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Thursday, September 8, 2011

LDS Church History no. 4 - The Seventies Hall

Seventies Hall in Nauvoo, Illinois
The Seventies occupy a special place in Church hierarchy, namely firstly and foremost as missionaries.  As such, it is the only Priesthood office to have it's own specific building in any city in any era of Church history.  For example, both the Quorum of the Twelve and the First Presidency have offices in the Church Office Building in Salt Lake City, but the Quorums of the Seventy are the only Quorums to have a building specifically for them.

This building - the Seventies Hall in Nauvoo, IL - was completed in July 1844, and was dedicated in December of that same year by President Brigham Young.  It is also interesting to note that it was in this building that the famous meeting on 8 August 1844 took place, where Sidney Rigdon, devoid of the Spirit of the Lord, claimed guardianship of the Church, but was rejected (see Stanley B. Kimball, "Heber C. Kimball and Family, the Nauvoo Years," BYU Studies, Vol. 15, Number 4, Summer 1975, p. 471).

The main floor was used as a lecture hall and Chapel for Church meetings, as it is still used today.  The pulpit is curved, you will notice, because in those days it was more common for speakers to speak off-the-cuff, whereas today one needs a place for notes; hence today's rectangular pulpits.

The upper floor housed a library and museum containing artifacts brought back by missionaries returning from their missions, but now houses a museum of artifacts found during archeological digs.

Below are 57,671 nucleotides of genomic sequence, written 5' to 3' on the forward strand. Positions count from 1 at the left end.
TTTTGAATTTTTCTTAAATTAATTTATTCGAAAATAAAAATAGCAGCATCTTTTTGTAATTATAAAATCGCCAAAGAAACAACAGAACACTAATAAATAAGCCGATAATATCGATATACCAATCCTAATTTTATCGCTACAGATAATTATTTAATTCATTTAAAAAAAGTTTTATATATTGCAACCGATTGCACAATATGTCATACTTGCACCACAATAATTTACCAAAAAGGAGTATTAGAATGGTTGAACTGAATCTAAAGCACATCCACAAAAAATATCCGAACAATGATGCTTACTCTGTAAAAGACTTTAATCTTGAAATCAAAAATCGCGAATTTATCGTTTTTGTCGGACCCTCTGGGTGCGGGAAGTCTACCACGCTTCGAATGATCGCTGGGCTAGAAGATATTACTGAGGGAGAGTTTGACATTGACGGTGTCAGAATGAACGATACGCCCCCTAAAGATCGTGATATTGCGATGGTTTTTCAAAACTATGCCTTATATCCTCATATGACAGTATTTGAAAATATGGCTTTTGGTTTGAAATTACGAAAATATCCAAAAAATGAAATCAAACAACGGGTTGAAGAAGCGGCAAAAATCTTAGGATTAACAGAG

During the dedicatory prayer, President Brigham Young stated,

We ask thee, our Father, to accept the dedication of our hearts this morning, and may we feel the prelude of that power and authority with which thy servants shall be clothed, when they shall go forth and open the door of salvation to the nations and kingdoms of the earth; even thy servants, the Seventies, upon whom the burden of thy kingdom does rest, and to whom the keys of the same shall be committed from time to time. (Dean C. Jessee, “The John Taylor Nauvoo Journal: January 1845–September 1845” (1983), BYU Studies, Vol. 23, Summer 1983, 7-9). 

As I read this, I feel a twinge of guilt because I only listen to the Quorum of the Twelve or the First Presidency during General Conference, but I feel to repent of all my sins.  I will make it a habit to listen to all the Brethren, including and especially the Seventies, because they are they key to this work; it is they to whom the Twelve and First Presidency go to for ministerial help, and none else.  They, therefore, hold a special place within the Lord's Church and in His sight.

President Young also said, "Help us, O Lord to separate ourselves from all iniquity, that evil doers may
not exist in our midst, but may this people become a holy people, peculiar to thyself, to show forth thy praise in all the world" (Ibid.).  This is my prayer.  In the name of Jesus Christ, amen.

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